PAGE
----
Universität Wien

Our taxes were a nightmare this year. Matt’s dad helped us navigate the paperwork, and to thank him, I went hunting for a thank-you present from the university’s gift shop today. (Shhh, Nancy, don’t tell him!) The only problem was that I had no idea where to find the university’s gift shop. (Go ahead, try and Google it.)

So this afternoon, I set off on an adventure through campus. Along the way, I couldn’t help but compare Universität Wien to the University of Wisconsin-Madison. Founded in 1365, Wien is the institution that gave us Sigmund Freud, Erwin Schrödinger, Karl Popper, Erik Erikson, and a bazillion other heavy-weight intellectuals. A place with that kind of history must have a campus that puts our favorite American university to shame, too, right? To find out, I made a match up: Wien versus UW-Madison.Read More »


Tastefully Texas

One of the earliest ideas we had for our wedding was to incorporate Sandy’s Wisconsin roots into the drink offerings (think Old Fashioneds and craft beers) and Matt’s Texas ties into the food. And we’re well on our way to doing just that!

Tex Tubb’s Taco Palace is a quirky Madison chain that offers what Matt thinks are the best Austin-style tacos in town. The museum’s preferred vendor list isn’t exactly extensive, but when we saw TTTP was on it, it was a natural pick. Yesterday we had our tasting. The first question the catering manager asked was if we wanted complimentary margaritas, and we have the (proud?) distinction of being the first couple to take her up on the offer. (To be fair, TTTP doesn’t do a lot of wedding tastings. Apparently many couples who use them just skip an afternoon of free food, which totally baffles me.)

We had the whole back room to ourselves, and folks just kept bringing us plates. We now have a fridge full of salsas, queso dip, chips and tamales; we won’t have to grocery shop again until the wedding!


Sweet day of planning

We’ve been in hibernation mode for a bit here, as Wisconsin is experiencing an especially brutal cold snap. But today we bundled up and headed out to make some wedding progress.

After quite a bit of discussion and deliberation, we’ve decided to do a mini “stay-moon” right after the wedding. We’ll spend the weekend at the Edgewater Hotel, a historic resort in downtown Madison that has recently reopened after a massive renovation. It’s located right on Lake Mendota, with some of the nicest waterfront views in town. With a spa and a steakhouse, it’ll fit both of our interests quite well!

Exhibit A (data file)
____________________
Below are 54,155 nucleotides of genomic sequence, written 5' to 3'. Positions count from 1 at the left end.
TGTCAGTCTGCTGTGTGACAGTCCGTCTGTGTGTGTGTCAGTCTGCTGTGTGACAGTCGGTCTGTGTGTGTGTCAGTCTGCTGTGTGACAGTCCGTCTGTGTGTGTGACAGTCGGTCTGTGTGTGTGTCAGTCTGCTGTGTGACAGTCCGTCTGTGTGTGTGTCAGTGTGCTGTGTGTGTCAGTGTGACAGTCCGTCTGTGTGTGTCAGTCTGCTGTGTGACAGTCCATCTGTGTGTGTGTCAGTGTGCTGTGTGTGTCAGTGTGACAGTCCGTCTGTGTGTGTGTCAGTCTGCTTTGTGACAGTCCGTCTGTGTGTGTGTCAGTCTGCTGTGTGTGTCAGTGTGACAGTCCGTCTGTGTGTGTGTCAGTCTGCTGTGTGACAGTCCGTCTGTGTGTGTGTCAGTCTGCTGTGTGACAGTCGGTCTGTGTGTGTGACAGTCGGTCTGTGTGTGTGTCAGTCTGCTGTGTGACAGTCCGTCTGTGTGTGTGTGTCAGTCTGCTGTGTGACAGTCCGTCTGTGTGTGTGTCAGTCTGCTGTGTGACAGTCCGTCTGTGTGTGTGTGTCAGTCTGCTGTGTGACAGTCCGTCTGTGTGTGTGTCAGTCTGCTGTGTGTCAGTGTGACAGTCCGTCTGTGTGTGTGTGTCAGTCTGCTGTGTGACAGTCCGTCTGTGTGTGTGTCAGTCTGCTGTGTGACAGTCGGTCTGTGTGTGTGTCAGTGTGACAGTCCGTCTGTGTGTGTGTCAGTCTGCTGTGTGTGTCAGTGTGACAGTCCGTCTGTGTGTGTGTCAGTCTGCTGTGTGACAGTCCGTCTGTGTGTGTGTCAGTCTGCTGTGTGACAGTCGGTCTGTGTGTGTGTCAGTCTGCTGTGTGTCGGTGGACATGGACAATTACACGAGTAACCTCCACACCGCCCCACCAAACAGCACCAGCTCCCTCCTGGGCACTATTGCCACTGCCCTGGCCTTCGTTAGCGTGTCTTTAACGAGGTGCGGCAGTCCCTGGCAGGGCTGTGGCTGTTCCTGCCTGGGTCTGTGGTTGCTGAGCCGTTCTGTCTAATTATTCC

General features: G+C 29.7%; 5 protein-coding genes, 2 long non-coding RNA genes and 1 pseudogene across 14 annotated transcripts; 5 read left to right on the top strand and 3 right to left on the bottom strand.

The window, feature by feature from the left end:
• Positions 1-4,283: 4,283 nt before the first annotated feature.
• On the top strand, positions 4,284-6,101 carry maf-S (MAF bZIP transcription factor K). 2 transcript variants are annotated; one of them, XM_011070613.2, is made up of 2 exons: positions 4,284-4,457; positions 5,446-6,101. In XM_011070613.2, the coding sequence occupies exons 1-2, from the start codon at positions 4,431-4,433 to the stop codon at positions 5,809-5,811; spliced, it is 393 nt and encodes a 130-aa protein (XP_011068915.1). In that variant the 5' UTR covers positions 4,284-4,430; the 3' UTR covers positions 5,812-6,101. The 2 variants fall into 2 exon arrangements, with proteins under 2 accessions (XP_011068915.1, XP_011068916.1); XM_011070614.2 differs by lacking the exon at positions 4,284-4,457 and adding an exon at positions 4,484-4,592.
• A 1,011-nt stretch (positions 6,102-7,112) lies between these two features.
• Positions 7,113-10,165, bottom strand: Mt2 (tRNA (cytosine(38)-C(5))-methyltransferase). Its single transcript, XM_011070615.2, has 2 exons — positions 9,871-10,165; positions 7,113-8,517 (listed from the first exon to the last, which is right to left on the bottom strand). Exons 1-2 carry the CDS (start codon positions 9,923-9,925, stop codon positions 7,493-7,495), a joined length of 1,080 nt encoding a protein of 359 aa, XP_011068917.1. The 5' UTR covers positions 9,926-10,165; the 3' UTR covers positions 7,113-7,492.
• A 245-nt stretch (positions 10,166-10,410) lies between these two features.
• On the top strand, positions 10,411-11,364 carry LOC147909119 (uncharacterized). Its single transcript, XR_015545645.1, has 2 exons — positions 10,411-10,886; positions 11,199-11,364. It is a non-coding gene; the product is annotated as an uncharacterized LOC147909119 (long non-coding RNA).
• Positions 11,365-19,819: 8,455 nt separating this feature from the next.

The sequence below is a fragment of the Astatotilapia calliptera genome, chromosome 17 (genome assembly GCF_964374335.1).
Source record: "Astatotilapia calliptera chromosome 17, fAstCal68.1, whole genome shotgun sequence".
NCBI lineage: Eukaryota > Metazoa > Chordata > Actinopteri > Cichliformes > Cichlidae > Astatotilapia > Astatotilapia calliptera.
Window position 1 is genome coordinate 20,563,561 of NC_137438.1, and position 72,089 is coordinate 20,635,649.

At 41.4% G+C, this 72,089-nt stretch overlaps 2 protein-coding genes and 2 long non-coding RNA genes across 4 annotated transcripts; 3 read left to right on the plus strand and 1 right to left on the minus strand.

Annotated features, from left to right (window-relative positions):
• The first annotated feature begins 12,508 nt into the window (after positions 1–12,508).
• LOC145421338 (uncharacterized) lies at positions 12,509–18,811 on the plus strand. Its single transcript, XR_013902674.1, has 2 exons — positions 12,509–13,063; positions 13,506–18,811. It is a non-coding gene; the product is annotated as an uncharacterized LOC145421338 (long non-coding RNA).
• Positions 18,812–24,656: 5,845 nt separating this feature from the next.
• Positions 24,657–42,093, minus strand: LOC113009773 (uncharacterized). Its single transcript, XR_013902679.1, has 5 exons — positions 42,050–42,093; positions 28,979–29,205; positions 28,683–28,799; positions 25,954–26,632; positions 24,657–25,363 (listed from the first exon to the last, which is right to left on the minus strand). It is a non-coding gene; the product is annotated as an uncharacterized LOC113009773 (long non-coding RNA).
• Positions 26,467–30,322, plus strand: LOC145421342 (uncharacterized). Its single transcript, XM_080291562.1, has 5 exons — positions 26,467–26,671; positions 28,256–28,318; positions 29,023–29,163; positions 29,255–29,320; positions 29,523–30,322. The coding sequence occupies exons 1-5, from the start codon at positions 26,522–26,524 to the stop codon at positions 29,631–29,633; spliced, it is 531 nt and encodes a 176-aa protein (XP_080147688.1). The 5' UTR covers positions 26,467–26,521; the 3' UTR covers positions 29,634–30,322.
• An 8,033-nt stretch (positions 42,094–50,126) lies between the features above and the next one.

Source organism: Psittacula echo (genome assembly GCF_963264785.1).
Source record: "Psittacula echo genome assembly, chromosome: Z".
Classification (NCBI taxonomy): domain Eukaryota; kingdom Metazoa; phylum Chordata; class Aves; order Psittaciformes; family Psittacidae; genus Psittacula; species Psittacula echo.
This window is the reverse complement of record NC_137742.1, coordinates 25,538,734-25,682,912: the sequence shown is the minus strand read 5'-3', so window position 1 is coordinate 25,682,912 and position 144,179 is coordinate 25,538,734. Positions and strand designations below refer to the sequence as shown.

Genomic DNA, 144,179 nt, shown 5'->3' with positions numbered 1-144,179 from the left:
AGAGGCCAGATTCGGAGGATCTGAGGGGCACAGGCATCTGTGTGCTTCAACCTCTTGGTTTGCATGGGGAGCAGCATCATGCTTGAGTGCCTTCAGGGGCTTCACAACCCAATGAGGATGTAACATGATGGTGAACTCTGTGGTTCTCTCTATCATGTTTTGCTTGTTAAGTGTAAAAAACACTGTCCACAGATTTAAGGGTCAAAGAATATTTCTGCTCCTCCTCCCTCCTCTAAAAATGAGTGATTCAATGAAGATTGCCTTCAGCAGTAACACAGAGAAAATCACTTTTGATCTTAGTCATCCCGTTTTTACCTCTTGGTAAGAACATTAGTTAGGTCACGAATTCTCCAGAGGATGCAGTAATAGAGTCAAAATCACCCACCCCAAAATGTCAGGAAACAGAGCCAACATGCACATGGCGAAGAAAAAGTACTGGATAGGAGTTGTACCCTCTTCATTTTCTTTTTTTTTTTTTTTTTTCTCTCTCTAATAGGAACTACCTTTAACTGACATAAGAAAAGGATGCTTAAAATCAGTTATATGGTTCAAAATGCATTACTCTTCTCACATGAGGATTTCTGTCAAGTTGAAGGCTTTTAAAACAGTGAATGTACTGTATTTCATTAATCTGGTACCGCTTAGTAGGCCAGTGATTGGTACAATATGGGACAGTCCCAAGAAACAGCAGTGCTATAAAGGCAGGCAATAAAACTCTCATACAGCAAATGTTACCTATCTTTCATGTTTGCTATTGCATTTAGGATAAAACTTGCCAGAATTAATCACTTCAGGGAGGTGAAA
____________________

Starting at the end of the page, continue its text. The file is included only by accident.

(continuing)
We opted for a “premium lakefront” room, which will look like this in the fall:

Photo: Edgewater Hotel

After our Edgewater tour, we headed to the far west side of Madison for a cupcake tasting at Cupcakes-A-Go-Go. It’s one of the best cupcakeries in Madison (yes, this tiny city is home to several). A friend of ours had these instead of a traditional cake at his wedding, and everyone absolutely loved them. Couple that with a recent endorsement by one of Sandy’s colleagues, and we were feeling pretty optimistic.

matt cakesThe tasting didn’t disappoint.
(Have you EVER seen Matt look this gleeful??)

A-Go-Go specializes in wacky flavors, like Chocolate Whisky Bacon, White Russian, Bourbon Pecan Pie and more. (Seeing a theme yet?) We haven’t come to a decision yet about which flavors we’ll choose, but odds are definitely looking good for Irish Trifecta and Red Velvet. Sandy hasn’t given up hope entirely for getting some bacon in there, but marriage is all about compromise, right?

The Dress Hunt

My mom, Rita, and I officially began The Hunt today — and we also may have finished it!

I was pretty wary about too much salesperson intervention during my wedding dress search, and I was unsure about what it meant to set up an appointment at a bridal salon. We opted instead to take our chances and walk into Vera’s House of Bridals here in Madison — just in time for the Saturday morning rush to be in full force, with several brides accompanied by extensive entourages. It became immediately clear why one should set an appointment for this kind of thing; you can’t simply walk around and look at all of the dress options at a place like this. Vera’s inventory includes more than 500 dresses, and only a handful of them are on display in the lobby areas.

But today was our lucky day. We signed in and waited only a few minutes for an available consultant. Cassie took us upstairs to start looking through the “finale” rack options as she staked out a dressing room. On the very first rack was a very particular dress. I pointed it out, and once Cassie was able to sneak us into the “Paris” room, it was the very first dress I tried on.